14ymedio, Havana, 8 August 2022 — The Antonio Guiteras Thermoelectric Power Plant, which operates in the city of Matanzas, left the National Electricity System, as confirmed by the authorities, Monday afternoon, causing a loss of 1,246 MW and ensuring the programming of more blackouts. “The unit ran out of sufficient water supply to stay in operation,” the Matanzas government reported on its social networks.
Local authorities also explained that “water is supplied by pipe to the plant and pumped,” but still “it’s not enough to keep it running, so it had to be shut down.” The Guiteras thermoelectric plant has been affected by the fire that began this Friday in the industrial area of Matanzas, after a lightning strike, according to the official version, started a fire in one of the fuel tanks and has already spread to two other tanks.
“Its return to the grid isn’t expected for the hour of maximum demand,” the Electric Union of Cuba (UNE) warned, while insisting that the recovery of the thermoelectric plant “will depend on the disposition of water levels,” although in another statement it said that “about 12 hours are needed for it to start up again. However, actions are already being taken to reduce this time.”
However, the supply of water will take longer than expected, the authorities acknowledged, due to the taps in the thermoelectric plant, which demand a greater supply than usual.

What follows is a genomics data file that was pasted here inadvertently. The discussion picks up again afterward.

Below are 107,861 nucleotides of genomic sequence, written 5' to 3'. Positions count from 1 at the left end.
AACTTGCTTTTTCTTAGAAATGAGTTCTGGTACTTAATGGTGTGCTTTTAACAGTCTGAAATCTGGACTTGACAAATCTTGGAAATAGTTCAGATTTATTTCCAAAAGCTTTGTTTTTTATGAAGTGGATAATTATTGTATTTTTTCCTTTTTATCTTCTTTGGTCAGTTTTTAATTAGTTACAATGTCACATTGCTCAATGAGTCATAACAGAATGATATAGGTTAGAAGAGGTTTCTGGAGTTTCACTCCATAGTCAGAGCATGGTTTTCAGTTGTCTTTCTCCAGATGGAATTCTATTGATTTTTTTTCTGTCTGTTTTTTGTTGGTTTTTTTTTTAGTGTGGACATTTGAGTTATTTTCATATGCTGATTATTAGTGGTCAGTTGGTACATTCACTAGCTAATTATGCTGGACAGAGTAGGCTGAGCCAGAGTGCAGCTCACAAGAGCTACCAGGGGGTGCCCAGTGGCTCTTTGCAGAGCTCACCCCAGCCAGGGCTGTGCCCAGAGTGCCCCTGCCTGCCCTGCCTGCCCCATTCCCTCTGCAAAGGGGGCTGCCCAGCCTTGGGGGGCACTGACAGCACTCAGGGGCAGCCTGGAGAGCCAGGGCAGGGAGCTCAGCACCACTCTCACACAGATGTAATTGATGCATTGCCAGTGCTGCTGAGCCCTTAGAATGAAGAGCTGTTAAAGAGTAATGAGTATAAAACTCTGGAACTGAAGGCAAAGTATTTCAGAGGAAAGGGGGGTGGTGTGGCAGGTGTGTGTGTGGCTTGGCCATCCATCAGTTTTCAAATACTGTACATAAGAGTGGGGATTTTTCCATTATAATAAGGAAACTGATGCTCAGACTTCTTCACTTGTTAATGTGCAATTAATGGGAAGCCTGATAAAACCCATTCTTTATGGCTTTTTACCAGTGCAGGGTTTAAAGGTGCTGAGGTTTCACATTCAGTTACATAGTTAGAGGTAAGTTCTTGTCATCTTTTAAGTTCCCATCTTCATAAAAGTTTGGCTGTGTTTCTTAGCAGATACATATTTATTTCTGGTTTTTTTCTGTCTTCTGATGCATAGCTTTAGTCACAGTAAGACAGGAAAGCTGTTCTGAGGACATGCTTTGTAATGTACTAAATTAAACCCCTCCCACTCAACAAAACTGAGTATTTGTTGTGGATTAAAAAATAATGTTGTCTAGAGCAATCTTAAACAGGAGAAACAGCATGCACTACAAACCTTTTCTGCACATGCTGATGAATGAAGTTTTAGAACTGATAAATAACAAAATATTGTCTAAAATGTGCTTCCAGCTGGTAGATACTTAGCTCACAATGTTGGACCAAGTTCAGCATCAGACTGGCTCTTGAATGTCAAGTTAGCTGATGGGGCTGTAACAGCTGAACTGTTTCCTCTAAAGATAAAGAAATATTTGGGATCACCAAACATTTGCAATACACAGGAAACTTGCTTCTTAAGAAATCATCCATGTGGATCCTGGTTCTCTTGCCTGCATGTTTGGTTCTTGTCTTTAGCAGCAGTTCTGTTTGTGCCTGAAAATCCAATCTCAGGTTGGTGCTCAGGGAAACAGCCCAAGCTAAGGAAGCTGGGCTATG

The UNE also reported that due to the exit of the Matanzas plant “it was necessary to decrease 200 MW to Havana, and the restoration of this load will depend on the conditions of availability of the National Electricity System.”
Last Saturday, 12 hours after the explosion, the Government had announced that the thermoelectric plant, located about 10 kilometers from the Matanzas Supertanker Base, had fuel to operate for two days, since pumping from there had been suspended to the largest Cuban power plant.
The UNE predicted blackouts that day due to a deficit of 35% of demand, which was maintained until Monday when the Guiteras plant had to shut down.
Power outages, due to failures and breaks in outdated thermoelectric plants and lack of fuel and scheduled maintenance, are increasingly frequent in Cuba. In July, blackouts were recorded in 29 of the 31 days, according to UNE data.
The situation, which weighs down all areas of the economy and significantly affects daily life, has fueled social discontent, and several protests have been reported throughout the island.
Last year, blackouts were one of the reasons behind the anti-government protests of July 11, the largest in decades, in the opinion of analysts.
Cuba relies heavily on foreign oil to produce energy (thermolelectric plants generate two-thirds of the electricity), and its main supplier, Venezuela, has significantly decreased its shipments.
Translated by Regina Anavy
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